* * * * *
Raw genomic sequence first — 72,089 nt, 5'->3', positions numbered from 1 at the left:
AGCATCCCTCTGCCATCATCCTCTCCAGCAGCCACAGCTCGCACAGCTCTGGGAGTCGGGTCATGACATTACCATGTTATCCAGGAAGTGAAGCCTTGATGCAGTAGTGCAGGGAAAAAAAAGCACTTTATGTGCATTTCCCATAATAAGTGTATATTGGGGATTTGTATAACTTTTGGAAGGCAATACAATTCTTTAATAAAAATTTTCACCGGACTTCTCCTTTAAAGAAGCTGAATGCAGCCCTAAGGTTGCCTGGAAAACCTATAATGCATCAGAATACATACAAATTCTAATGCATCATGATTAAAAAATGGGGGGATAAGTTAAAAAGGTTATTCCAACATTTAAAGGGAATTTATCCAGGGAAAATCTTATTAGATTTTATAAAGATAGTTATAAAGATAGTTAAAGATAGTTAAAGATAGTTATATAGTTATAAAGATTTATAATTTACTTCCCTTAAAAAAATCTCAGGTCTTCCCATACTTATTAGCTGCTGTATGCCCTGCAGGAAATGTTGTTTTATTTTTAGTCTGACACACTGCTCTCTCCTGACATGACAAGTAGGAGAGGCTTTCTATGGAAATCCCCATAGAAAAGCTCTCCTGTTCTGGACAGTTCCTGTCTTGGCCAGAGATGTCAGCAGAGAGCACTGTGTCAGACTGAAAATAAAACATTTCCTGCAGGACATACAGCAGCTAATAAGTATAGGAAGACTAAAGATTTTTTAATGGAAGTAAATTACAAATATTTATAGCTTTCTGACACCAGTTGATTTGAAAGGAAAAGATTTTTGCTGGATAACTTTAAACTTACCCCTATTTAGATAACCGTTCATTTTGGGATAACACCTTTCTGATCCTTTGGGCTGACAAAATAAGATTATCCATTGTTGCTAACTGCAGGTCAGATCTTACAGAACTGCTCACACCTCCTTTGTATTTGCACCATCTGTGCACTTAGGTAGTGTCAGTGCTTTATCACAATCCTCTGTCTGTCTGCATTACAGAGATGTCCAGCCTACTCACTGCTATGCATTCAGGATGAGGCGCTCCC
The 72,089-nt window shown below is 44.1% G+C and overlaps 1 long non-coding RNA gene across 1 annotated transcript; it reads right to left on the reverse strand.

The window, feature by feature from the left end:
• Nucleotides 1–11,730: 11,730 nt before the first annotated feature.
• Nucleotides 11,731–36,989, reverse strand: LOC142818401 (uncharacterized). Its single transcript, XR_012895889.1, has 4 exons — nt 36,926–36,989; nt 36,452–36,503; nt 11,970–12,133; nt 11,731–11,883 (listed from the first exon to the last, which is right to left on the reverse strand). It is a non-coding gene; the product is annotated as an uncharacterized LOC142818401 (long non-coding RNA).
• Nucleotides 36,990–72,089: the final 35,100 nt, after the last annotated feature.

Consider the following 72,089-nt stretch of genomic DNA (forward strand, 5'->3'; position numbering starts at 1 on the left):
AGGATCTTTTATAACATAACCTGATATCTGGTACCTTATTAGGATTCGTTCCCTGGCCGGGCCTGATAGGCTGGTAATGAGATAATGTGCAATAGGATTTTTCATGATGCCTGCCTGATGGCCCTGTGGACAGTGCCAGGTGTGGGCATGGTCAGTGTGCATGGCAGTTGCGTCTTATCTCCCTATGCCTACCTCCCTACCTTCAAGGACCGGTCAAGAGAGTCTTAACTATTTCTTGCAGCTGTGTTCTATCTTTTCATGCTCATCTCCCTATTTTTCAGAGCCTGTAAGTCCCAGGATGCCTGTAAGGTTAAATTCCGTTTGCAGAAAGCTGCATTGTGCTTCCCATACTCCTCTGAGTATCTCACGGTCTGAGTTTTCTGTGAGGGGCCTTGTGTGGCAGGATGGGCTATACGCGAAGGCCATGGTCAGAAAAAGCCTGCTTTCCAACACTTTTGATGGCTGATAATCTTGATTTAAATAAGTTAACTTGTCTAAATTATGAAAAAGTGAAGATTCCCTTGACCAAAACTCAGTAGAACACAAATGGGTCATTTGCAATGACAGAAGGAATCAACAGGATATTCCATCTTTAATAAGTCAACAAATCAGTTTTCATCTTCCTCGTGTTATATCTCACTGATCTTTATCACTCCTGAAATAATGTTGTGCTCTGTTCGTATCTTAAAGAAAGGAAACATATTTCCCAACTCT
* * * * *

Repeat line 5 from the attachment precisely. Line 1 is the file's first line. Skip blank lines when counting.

• Nucleotides 1–11,730: 11,730 nt before the first annotated feature.